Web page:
A Sunday spring breeze. Your toddler just fell asleep. You get ready for some peace and quiet only to find out that the baby-monitor broke. Fix it? Nah. Hack it!
Two and a half years ago Wirecutter guided me towards my first (and only) baby-monitor. They now have other recommendations, but DXR-8 is still on the short list.
It has its shortfalls. A white-noise filter would have gone a long way, but I can’t really complain given that the monitor has been abused for almost 1000 days. Puts the cost of ownership — so far — to $ 0.18 …
If you install Windows 10 on this motherboard and activate AHCI everything will work out of the box but some HDD models will disconnect (sometimes) when Windows puts them to sleep.
I’ve been using the above on Windows 10 with very intensive workloads without a single hiccup.
This one will only appeal to a small group. On this specific motherboard notice that there is an option on BIOS to disable hot-plugging. …
By now it’s obvious you’re doing backups. You have your 3–2–1 backup scheme humming in the background and take comfort knowing that your data is safe by duplication.
You should probably sleep better than most knowing that your information is sheltered from faulty hardware, robberies, etc… but there’s something in the back of your mind nagging you. When it fails, how will it work?
Truth be told, the vast majority of people who do backups, only ever try to do a restore when they actually need it. …
For all those who are still riding the “Crashplan Home” wagon, you know that time is running out.
I always had the feeling I was doing backups wrong. I’ve done them since I can remember but I could never shake the “there has to be a better way”. From early on, we’re talking 90’s, I mashed a home-brewed set of scripts that did the job. It then evolved to an intricate solution involving downtime and Clonezilla and eventually to the ever-present rsync where I tried to hammer life into a differential backup. …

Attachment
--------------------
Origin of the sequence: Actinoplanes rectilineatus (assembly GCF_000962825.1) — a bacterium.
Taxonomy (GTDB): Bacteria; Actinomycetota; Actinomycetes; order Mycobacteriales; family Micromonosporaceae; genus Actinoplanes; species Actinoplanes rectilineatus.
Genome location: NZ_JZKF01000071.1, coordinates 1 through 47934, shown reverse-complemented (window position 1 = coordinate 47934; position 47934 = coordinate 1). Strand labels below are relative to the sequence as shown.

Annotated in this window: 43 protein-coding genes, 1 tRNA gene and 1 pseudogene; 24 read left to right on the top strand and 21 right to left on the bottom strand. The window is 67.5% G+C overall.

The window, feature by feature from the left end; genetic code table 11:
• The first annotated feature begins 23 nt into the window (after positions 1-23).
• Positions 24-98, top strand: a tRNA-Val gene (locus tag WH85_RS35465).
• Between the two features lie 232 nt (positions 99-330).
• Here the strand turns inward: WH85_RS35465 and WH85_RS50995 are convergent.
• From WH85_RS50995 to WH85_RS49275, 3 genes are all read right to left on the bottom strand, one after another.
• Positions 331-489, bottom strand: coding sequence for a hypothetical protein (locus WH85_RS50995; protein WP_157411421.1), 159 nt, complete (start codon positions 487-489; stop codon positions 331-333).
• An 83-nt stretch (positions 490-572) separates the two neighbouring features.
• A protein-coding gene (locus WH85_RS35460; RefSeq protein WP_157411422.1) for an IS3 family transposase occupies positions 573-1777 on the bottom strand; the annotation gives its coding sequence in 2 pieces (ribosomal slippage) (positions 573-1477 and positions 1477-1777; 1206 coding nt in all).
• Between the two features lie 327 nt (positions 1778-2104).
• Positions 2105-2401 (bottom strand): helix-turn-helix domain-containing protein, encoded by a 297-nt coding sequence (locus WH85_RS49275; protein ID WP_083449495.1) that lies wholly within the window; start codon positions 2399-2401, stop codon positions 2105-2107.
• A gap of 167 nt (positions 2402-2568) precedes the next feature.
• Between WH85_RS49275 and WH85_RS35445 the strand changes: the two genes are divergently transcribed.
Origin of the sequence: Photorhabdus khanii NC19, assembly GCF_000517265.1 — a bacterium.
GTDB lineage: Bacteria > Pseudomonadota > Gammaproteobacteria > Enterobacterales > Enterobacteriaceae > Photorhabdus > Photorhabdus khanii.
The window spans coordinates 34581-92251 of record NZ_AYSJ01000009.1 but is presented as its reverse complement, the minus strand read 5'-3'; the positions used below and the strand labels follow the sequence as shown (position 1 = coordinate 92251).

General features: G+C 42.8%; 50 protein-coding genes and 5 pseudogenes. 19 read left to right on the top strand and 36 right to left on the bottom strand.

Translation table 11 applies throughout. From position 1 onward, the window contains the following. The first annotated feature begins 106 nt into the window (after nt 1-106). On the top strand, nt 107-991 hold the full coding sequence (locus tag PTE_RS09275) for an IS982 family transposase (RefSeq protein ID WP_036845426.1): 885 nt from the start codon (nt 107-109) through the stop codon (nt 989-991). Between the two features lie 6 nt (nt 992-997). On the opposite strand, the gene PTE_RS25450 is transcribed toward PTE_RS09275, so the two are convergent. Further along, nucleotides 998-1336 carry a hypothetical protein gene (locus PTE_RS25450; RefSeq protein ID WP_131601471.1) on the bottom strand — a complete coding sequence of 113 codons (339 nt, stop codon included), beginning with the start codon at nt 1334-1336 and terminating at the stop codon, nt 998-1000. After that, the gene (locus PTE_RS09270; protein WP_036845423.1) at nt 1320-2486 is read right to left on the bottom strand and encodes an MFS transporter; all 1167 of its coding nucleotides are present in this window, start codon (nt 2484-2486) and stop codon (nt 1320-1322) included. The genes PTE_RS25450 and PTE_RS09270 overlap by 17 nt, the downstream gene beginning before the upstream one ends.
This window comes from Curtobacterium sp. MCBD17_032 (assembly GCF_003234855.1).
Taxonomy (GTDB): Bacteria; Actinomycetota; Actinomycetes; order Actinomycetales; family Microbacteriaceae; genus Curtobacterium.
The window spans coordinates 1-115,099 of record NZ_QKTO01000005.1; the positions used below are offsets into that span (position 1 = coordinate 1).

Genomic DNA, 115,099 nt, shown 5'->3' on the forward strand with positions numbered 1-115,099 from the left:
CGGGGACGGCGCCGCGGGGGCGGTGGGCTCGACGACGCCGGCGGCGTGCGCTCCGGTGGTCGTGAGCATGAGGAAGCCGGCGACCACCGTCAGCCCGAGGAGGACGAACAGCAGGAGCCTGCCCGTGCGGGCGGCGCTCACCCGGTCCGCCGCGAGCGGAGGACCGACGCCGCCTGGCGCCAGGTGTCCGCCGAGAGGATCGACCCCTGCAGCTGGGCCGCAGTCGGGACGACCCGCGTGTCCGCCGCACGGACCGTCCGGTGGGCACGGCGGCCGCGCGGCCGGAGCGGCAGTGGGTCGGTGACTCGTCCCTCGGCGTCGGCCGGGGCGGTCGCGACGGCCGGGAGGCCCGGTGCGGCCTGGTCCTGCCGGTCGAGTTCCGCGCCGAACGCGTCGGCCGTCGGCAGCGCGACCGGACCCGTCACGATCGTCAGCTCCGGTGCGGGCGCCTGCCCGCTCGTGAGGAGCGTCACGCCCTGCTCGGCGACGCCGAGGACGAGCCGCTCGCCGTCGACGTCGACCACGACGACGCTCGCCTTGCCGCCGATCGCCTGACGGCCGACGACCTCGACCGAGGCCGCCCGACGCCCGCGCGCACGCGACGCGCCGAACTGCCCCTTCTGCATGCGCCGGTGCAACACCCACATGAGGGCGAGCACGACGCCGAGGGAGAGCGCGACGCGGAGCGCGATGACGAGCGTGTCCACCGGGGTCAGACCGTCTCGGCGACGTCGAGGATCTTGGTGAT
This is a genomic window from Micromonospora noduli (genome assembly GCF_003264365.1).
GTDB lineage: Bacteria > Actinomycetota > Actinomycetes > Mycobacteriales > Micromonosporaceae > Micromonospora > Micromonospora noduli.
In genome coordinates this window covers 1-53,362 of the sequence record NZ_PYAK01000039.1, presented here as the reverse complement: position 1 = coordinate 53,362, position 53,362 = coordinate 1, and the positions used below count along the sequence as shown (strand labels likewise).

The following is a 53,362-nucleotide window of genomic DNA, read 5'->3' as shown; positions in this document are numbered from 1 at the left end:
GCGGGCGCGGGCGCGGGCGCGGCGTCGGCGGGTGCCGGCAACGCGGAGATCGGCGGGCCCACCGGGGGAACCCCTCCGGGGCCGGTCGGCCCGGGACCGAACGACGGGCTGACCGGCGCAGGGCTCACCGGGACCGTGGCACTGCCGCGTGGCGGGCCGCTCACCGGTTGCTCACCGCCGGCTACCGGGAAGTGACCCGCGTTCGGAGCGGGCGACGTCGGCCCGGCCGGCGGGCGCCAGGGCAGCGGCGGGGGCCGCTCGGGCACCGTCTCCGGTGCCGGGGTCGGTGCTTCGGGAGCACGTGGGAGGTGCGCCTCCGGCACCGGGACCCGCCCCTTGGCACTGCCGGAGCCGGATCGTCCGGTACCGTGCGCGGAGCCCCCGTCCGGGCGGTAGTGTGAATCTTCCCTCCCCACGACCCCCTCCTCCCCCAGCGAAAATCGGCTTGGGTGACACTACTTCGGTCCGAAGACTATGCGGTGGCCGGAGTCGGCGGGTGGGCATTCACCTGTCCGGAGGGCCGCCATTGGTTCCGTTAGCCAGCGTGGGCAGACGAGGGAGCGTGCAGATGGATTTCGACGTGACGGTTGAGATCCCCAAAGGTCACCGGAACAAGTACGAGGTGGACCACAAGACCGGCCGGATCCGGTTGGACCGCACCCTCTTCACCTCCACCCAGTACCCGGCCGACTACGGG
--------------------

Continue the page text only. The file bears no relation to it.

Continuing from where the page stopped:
The difference between phishing and spear phishing is precisely that the latter targets a specific individual. However we’re now at a time and place where spear-phishing can and will now target millions of simultaneous users.
From: Random Name firstname.lastname@example.org
Subject: your-hopefully-old-password — your username
I know, dragon is one of your Password and now I will cut to the chase. You don’t know anything about me but I know you very well and you must be thinking why you are receiving this email, correct? …
Privacy. Few words seems more ubiquitous in this day and age.
When we started the joyride the world was a different beast; nowadays the TV is tracking you, the refrigerator knows when you’re home and websites follow you like Dick Tracy.
While the angry mob points its finger at the ever so delicious cookie, how did it came to be?
Where does the name come from?
There are several explanations. Lou Montulli, an engineer at Netscape in ’94, said to come up with the concept after a brief meeting about producing a site with a shopping cart. …
While running on the beach I stumbled upon the bottle below. Inside was a memorando to the writers future self detailing present events and pitfalls.
In a way, that’s what commenting should be about; a message to thy future self about the why’s of here and now. You’re most likely not the one who’s going to read it, but that rusty piece of code, washed away by years of sunshine and salt you left for the world, will be much better with a message attached.
The message I found was emotionally sound and really everything you’d expect from a silo…